Re: show a function of two variables is continuous

one question: in that case, is it ok to say $\displaystyle \sqrt{r^2} = r$? wouldn't this lead to a positive and negative solution? and thus make two limits (i.e. the limit wouldn't exist)? i have the same problem when trying to solve this sticking with (x,y) values. what to do with the root.

Re: show a function of two variables is continuous

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Originally Posted by

**learning** one question: in that case, is it ok to say $\displaystyle \sqrt{r^2} = r$? wouldn't this lead to a positive and negative solution? and thus make two limits (i.e. the limit wouldn't exist)? i have the same problem when trying to solve this sticking with (x,y) values. what to do with the root.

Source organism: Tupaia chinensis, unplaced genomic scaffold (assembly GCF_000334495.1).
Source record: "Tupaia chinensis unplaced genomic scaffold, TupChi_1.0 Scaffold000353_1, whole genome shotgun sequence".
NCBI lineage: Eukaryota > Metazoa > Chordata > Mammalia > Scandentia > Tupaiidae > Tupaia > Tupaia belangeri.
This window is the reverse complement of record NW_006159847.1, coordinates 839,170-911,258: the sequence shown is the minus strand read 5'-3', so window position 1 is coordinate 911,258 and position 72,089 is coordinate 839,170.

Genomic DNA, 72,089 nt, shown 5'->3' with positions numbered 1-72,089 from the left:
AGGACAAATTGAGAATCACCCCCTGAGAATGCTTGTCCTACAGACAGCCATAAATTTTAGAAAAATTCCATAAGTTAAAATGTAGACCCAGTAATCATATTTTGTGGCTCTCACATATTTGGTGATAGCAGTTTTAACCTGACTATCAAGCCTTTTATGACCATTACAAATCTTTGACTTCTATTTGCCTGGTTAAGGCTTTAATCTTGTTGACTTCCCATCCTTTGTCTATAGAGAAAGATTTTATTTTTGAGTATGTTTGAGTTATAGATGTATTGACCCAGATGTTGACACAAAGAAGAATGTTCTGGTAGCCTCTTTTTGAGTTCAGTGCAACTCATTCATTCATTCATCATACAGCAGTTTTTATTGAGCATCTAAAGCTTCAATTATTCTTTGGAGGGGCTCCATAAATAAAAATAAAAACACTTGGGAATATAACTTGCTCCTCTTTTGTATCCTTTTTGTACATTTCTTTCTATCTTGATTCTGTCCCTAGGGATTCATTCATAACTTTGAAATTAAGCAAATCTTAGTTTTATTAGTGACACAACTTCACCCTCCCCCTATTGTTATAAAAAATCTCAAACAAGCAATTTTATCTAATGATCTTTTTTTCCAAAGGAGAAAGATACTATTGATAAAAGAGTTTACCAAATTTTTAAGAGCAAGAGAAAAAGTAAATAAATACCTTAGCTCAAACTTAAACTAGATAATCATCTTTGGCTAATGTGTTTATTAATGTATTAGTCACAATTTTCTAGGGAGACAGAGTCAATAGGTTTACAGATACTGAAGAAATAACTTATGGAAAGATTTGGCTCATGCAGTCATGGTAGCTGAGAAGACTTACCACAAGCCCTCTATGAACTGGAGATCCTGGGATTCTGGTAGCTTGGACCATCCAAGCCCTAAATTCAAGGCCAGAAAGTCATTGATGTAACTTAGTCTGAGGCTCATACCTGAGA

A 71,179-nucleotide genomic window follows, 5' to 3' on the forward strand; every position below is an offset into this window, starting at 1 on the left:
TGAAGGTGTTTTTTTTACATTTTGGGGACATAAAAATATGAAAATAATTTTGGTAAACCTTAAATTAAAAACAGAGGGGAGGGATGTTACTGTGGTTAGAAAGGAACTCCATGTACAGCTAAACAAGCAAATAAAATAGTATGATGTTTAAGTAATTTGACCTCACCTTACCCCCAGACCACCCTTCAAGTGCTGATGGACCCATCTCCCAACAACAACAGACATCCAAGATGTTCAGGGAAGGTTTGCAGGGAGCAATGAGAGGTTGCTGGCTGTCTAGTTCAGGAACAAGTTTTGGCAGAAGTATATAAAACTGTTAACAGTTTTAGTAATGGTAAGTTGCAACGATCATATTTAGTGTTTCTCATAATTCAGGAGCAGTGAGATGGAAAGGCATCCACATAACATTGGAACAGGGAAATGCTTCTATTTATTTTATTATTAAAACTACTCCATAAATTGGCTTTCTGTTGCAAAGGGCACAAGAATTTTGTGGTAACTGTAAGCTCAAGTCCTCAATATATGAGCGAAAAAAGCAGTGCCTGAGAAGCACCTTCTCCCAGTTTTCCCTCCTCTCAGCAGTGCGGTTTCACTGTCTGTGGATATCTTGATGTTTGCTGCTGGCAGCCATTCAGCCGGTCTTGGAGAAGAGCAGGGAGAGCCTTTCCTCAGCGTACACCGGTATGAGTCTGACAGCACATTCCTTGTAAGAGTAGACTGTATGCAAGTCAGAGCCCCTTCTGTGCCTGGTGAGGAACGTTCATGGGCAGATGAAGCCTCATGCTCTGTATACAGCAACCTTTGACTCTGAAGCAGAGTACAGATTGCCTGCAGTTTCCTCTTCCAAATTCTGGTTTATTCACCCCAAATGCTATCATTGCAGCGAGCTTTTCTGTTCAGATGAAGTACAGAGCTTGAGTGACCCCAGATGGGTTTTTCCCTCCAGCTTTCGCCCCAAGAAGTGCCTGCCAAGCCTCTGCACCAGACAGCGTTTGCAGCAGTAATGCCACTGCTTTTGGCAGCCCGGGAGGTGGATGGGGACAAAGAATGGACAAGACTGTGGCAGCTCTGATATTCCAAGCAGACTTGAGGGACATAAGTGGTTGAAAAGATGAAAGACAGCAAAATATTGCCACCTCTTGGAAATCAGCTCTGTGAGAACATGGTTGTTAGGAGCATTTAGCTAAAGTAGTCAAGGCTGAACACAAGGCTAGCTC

I think I understand what you're saying. You can approach from any two paths and show you get different values. That would be enough to show the limit does not exist.

Edit: And yes, $\displaystyle \displaystyle \begin{align*} \sqrt{r^2} = |r| \end{align*}$, not $\displaystyle \displaystyle \begin{align*} r \end{align*}$, so it would be fine to show you get a positive or negative answer depending on which direction you choose to approach 0 from.

Re: show a function of two variables is continuous

but wouldn't the root automatically do that by itself? as you get two limits, a positive and a negative, even along the same direction? x-axis and y-axis are no good, but y=x? for example? leads to i believe (plus or minus) 1/2root2.